Running time: 101
out of Five
In Spanish with English subtitles
Impressively directed, moving and thought-provoking film featuring an Oscar nominated performance from newcomer Catalina Sandino Moreno.
Maria Full of Grace has already been dubbed ‘Maria Full of Drugs’ by various cynical hacks, but it received a warm reception when it played at the London Film Festival last year before deservedly picking up an Oscar nomination for its lead actress. As such it looks certain to do well on the arthouse circuit now that it’s finally getting the release it deserves.
It even has a “controversial” poster - the image of Maria ‘receiving’ a pellet of drugs as if it were a communion wafer as already been graffitied with the word “BLASPHEMY!” in certain parts of London.
Appalling Work Conditions Lead To Drug Smuggling
Newcomer Catalina Sandino Moreno stars as Maria, a 17 year old Columbian girl who quits her job in a rose plantation because of the appalling conditions. Her family are furious, largely because Maria’s wages are all they have to live on, but Maria’s problems don’t end there - unbeknownst to her family, she’s also pregnant by a boy she doesn’t love (Wilson Guerrero).
In desperation, she accepts a dangerous job as a drugs mule, smuggling heroin to New York. However, she hasn’t counted on her slightly dim-witted best friend Blanca (Yenny Paola Vega) tagging along. The girls befriend an experienced fellow mule named Lucy (Guilied Lopez), but when they touch down in New York things start to go horribly wrong…
Perhaps surprisingly, writer-director Joshua Marston is an American, a graduate of New York University’s film programme. He immersed himself in Columbian culture in preparation for the film and the results are undeniably impressive. It’s an incredibly realistic film, from the lighting to the performances, and it’s all the more terrifying for presenting its subject as an everyday reality. (The film’s effective tag-line, “Based on 1000 true stories”, speaks volumes).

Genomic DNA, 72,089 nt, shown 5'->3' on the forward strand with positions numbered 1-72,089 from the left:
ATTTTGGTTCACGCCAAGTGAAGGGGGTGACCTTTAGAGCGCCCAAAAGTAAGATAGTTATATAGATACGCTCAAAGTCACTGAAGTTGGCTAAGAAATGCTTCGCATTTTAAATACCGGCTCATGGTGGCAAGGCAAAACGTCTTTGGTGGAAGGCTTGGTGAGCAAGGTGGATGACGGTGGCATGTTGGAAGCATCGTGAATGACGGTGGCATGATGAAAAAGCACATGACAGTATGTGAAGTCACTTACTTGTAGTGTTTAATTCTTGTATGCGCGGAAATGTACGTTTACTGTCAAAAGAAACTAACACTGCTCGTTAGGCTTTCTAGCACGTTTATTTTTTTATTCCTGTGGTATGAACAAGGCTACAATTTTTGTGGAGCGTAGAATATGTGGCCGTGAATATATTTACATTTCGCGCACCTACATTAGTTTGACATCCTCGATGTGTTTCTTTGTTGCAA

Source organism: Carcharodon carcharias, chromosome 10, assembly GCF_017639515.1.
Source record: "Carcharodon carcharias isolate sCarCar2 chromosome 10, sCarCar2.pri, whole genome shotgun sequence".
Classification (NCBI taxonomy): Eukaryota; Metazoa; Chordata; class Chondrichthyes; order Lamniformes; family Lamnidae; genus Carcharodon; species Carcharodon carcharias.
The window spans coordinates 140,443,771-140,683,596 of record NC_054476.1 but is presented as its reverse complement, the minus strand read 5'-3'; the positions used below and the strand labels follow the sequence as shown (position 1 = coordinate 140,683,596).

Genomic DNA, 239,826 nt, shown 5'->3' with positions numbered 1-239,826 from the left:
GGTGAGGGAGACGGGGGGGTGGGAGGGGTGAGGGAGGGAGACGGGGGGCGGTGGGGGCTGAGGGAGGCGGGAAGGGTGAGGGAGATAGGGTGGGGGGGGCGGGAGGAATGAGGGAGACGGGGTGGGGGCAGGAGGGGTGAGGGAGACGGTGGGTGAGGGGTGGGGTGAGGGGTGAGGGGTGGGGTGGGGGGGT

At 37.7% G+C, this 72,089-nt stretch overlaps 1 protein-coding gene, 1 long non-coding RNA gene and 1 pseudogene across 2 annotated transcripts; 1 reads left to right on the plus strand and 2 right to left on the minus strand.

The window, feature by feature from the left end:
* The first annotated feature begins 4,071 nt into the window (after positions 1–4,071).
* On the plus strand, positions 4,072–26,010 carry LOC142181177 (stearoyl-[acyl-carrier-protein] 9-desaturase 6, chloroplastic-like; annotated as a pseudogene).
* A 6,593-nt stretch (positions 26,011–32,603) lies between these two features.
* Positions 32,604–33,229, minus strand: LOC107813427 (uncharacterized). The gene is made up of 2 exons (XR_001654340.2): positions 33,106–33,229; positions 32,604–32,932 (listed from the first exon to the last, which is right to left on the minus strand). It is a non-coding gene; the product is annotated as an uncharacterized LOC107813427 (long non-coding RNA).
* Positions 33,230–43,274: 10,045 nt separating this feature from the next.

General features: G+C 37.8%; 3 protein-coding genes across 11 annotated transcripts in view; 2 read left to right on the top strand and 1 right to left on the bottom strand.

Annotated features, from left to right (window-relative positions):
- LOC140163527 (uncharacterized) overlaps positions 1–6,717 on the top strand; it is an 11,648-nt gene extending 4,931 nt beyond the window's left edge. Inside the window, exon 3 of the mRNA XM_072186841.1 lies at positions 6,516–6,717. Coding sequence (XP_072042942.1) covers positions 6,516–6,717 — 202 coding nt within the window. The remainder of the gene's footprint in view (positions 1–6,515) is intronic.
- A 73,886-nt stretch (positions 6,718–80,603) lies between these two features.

Superb Lead Performance And Strong Support
Catalina Sandino Moreno gives a superb, naturalistic performance as Maria and Marston is careful not to glamorise her, despite the fact that she’s absurdly gorgeous. There’s also strong support from both Yenny Paola Vega (utterly convincing in her stubborn desire to emulate Maria) and Guilied Lopez, who brings an intriguing level of complexity to her character.
As well as being an impressive social drama, the film works well as a thriller - the sequence in the airport is extremely well directed and will have you on the edge of your seat. Similarly, the realities of the drug mule business are depicted in a series of superb scenes, including several that are not for the faint-hearted, such as the sight of Maria swallowing 62 pellets of condom-wrapped heroin.
In short, Maria Full Of Grace is a thoroughly engaging film, brilliantly acted throughout and impressively written and directed by Marston. Don’t be surprised if this shows up on several critics’ Best of 2005 lists by the end of the year. Highly recommended.